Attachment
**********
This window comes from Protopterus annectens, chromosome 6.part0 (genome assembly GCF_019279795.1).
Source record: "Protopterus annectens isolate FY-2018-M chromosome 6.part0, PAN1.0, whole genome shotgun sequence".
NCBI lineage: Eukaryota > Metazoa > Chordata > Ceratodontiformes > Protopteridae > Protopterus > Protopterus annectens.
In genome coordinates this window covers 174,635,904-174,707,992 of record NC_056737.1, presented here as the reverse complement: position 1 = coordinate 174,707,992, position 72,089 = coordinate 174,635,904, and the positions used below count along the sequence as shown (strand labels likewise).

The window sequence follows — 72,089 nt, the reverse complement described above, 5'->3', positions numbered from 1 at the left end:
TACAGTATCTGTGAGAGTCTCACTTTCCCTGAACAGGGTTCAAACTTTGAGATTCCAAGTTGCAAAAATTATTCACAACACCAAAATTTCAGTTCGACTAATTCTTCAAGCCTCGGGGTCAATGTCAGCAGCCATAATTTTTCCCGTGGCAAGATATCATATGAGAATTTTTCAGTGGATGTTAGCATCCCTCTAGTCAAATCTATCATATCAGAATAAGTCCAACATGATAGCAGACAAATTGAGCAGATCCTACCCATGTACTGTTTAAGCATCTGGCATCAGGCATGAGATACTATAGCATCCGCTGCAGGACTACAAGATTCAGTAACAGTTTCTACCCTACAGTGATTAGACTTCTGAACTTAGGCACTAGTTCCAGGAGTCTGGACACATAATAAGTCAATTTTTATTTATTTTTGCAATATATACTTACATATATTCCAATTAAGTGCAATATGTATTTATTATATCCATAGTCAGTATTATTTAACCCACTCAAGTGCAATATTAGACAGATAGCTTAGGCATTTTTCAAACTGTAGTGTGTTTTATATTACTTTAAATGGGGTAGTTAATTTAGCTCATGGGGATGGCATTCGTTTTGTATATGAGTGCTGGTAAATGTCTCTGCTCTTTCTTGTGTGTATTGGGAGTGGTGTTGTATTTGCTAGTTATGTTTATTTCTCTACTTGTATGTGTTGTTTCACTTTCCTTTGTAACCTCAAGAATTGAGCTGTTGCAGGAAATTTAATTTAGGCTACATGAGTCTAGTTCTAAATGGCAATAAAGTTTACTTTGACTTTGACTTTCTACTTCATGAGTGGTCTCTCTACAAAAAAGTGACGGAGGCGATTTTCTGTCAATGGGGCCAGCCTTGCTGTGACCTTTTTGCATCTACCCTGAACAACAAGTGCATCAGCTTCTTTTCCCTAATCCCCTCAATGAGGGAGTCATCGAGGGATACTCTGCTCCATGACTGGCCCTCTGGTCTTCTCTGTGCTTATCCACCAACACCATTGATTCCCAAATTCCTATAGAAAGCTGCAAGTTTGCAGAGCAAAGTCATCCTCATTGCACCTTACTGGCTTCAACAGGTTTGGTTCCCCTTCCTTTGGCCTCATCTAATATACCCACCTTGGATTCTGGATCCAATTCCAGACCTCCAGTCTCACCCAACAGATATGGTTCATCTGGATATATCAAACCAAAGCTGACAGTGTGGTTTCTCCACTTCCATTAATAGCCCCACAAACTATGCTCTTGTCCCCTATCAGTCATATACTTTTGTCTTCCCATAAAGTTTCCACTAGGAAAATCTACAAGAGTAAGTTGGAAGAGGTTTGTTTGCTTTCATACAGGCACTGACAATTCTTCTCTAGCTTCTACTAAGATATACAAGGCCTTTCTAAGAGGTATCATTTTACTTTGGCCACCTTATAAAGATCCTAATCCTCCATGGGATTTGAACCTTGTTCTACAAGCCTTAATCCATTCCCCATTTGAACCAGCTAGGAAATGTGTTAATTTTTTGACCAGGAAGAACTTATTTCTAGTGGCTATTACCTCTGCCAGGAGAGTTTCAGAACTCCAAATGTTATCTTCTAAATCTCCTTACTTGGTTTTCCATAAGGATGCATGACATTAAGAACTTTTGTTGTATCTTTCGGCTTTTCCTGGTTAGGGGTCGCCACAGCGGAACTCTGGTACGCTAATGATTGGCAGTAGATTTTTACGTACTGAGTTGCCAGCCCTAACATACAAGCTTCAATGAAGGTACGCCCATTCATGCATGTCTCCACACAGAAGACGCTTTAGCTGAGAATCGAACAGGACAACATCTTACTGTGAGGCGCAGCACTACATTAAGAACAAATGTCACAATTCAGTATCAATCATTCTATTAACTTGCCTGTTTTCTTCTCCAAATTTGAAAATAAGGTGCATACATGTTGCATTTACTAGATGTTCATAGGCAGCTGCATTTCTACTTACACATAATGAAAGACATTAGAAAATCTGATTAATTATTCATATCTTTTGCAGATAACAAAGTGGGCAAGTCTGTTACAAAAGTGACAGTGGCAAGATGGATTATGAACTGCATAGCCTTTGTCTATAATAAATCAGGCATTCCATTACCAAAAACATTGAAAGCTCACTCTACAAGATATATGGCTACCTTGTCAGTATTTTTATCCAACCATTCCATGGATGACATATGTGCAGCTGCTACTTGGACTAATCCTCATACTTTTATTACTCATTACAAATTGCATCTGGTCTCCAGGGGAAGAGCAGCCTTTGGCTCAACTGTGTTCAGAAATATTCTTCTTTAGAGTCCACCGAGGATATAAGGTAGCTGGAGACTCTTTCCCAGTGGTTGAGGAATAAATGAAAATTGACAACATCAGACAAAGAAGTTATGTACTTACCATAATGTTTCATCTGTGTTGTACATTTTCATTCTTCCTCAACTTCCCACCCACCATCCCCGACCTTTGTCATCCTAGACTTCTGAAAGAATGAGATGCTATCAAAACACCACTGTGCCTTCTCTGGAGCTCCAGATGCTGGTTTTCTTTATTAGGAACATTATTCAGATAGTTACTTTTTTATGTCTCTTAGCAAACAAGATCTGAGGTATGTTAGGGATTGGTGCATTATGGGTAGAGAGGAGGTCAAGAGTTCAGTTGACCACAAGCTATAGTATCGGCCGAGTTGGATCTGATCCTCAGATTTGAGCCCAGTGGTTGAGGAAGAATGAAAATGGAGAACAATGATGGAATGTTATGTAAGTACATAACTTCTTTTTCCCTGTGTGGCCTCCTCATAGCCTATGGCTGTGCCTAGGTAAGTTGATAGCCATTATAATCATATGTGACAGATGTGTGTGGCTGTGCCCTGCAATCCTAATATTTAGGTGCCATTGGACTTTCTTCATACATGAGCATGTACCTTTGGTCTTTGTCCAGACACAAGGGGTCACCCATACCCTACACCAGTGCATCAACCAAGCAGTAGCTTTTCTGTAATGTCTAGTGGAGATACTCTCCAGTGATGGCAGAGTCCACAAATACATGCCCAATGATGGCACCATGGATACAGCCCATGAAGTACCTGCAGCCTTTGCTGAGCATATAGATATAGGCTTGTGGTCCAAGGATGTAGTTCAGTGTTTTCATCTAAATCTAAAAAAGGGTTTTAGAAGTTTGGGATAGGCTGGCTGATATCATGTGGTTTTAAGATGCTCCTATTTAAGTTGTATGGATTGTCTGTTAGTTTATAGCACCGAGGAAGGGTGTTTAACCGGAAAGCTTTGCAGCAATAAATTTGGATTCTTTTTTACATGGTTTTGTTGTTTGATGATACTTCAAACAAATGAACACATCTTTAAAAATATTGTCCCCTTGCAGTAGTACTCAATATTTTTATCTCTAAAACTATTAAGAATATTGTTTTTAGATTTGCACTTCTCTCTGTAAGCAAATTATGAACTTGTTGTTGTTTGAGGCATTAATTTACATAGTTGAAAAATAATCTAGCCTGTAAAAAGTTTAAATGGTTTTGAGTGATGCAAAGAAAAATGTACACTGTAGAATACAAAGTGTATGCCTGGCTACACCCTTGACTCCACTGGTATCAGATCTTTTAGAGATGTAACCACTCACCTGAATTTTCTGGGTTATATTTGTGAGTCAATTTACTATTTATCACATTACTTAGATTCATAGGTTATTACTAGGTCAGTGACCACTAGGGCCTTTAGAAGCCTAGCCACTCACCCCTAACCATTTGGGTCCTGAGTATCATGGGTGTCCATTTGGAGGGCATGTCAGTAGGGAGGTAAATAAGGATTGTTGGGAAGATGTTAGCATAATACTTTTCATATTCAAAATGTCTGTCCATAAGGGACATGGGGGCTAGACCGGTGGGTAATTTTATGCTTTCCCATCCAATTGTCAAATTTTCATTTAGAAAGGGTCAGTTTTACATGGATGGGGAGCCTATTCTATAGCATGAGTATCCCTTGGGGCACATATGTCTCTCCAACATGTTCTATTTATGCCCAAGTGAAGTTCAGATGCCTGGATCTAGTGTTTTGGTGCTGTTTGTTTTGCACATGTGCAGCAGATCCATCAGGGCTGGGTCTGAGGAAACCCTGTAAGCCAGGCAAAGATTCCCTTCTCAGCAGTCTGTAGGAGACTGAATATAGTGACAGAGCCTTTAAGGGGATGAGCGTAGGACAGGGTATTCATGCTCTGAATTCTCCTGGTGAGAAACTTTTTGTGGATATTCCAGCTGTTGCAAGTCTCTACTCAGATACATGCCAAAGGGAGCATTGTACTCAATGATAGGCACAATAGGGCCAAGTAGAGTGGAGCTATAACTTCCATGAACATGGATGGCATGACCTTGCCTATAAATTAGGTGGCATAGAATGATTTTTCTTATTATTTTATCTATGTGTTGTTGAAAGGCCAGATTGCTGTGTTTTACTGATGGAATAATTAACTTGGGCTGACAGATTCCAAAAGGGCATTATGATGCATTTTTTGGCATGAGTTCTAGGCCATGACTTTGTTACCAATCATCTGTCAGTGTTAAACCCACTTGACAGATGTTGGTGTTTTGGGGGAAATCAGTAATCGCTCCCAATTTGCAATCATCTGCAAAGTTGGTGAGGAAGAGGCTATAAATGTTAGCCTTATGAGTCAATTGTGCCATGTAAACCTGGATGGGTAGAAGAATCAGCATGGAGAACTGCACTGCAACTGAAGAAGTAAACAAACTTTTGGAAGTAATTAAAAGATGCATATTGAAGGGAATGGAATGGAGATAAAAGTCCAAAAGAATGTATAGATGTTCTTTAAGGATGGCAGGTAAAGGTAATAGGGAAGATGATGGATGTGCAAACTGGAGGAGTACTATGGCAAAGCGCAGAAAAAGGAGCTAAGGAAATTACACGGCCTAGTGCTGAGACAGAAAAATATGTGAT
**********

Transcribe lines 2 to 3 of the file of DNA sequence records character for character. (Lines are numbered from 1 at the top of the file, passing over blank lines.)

Source record: "Protopterus annectens isolate FY-2018-M chromosome 6.part0, PAN1.0, whole genome shotgun sequence".
NCBI lineage: Eukaryota > Metazoa > Chordata > Ceratodontiformes > Protopteridae > Protopterus > Protopterus annectens.